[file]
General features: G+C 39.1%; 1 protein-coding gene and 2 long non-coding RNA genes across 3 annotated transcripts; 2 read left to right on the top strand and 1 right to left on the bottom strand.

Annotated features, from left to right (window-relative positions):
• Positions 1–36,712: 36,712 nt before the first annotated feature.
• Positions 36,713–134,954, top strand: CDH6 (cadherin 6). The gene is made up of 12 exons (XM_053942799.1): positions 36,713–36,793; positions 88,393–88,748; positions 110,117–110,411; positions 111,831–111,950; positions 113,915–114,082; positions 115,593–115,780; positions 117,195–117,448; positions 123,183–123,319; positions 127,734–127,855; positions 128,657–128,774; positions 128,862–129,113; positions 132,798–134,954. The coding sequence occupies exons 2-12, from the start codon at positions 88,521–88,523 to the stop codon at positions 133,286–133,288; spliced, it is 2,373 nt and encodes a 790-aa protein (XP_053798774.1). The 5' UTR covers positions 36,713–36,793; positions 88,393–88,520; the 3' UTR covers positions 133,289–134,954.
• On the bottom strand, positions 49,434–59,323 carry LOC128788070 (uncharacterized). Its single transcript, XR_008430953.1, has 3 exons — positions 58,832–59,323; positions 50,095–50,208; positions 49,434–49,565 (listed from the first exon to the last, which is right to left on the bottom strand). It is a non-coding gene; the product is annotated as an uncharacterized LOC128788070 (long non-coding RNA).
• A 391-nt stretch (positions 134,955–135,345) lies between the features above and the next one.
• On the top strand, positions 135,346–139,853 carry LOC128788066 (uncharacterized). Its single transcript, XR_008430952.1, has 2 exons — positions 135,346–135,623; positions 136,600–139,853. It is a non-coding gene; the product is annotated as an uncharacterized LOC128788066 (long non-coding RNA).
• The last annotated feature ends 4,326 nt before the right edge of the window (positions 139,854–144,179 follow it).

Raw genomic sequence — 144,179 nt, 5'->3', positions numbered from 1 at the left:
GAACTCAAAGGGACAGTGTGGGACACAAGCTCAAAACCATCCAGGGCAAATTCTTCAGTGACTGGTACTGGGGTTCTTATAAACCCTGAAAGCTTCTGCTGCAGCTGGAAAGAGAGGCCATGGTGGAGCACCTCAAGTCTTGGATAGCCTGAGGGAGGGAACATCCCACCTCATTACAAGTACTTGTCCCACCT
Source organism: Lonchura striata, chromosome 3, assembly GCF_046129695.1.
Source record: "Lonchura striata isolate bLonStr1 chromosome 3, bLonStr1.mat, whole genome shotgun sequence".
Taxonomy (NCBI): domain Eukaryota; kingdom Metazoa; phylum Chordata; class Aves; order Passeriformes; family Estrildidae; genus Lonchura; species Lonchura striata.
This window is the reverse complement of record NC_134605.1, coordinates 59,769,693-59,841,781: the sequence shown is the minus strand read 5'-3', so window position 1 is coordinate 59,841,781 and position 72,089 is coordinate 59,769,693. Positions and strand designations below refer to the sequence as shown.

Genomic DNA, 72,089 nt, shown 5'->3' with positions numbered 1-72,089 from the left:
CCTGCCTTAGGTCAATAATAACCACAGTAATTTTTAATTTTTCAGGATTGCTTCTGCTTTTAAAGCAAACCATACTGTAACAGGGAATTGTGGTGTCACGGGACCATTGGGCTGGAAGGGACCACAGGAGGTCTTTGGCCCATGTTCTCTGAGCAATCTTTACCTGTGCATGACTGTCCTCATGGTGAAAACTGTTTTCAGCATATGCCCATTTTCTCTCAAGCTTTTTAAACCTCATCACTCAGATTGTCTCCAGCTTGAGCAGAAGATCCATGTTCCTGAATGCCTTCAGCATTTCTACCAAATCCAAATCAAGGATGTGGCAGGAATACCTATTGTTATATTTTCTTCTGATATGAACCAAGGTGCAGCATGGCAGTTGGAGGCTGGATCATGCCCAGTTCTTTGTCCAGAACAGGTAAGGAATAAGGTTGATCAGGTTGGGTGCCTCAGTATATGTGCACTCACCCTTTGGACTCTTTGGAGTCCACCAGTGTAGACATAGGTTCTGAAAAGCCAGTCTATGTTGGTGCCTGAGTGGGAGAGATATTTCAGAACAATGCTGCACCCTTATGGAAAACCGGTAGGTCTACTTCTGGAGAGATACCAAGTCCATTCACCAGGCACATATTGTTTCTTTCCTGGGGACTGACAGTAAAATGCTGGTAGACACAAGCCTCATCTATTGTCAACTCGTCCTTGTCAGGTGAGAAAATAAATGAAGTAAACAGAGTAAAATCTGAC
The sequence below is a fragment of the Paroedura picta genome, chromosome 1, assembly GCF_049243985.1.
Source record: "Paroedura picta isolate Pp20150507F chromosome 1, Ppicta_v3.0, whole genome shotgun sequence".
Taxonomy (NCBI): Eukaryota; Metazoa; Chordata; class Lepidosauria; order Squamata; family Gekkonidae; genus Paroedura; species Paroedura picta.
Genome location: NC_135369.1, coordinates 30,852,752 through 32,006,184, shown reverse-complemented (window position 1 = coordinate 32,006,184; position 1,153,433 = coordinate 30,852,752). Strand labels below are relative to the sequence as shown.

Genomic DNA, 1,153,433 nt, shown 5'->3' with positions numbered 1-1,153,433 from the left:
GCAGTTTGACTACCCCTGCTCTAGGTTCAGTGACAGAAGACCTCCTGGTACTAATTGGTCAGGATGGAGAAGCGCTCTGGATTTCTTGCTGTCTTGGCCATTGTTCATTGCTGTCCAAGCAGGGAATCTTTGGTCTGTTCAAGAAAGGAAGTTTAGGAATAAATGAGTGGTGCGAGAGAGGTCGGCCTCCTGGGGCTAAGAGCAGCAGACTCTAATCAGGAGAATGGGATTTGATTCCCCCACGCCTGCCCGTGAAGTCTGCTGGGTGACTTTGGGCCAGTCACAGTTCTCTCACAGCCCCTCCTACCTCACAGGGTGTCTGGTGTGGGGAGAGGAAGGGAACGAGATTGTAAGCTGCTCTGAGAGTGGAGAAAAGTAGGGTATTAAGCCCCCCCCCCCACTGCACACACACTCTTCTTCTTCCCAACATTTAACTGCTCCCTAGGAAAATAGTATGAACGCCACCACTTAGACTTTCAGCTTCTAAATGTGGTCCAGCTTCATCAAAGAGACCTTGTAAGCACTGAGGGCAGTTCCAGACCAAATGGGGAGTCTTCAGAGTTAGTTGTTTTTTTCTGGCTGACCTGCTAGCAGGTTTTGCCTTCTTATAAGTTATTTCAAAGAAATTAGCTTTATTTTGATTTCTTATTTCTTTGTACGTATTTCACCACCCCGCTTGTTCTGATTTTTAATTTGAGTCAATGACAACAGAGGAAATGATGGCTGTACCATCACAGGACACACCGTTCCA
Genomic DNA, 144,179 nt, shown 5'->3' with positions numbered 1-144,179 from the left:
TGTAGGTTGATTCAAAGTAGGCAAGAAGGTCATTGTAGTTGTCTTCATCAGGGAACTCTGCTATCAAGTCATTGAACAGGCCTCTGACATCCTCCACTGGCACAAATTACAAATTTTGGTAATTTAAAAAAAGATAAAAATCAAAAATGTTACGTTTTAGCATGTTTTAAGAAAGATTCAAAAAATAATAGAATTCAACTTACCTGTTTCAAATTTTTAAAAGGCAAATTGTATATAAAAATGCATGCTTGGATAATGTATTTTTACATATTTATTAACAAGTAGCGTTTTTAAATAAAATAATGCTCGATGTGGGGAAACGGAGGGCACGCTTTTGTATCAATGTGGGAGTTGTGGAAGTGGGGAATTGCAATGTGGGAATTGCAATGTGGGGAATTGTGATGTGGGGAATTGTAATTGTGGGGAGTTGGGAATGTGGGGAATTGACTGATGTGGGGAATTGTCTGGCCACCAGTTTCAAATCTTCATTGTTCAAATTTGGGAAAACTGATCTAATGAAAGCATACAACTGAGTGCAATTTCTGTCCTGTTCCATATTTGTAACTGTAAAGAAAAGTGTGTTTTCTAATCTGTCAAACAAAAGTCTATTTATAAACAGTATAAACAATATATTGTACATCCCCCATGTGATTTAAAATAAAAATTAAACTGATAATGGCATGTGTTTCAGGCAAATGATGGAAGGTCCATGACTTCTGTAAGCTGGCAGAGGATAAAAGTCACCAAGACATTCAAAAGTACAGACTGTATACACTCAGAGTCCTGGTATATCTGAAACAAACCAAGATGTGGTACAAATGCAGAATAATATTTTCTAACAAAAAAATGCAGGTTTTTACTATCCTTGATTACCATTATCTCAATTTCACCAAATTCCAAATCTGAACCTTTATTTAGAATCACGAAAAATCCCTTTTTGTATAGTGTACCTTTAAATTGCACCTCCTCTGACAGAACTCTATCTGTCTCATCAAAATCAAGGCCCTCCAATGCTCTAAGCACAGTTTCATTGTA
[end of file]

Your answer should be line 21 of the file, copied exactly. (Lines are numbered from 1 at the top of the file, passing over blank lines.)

Genomic DNA, 1,153,433 nt, shown 5'->3' with positions numbered 1-1,153,433 from the left: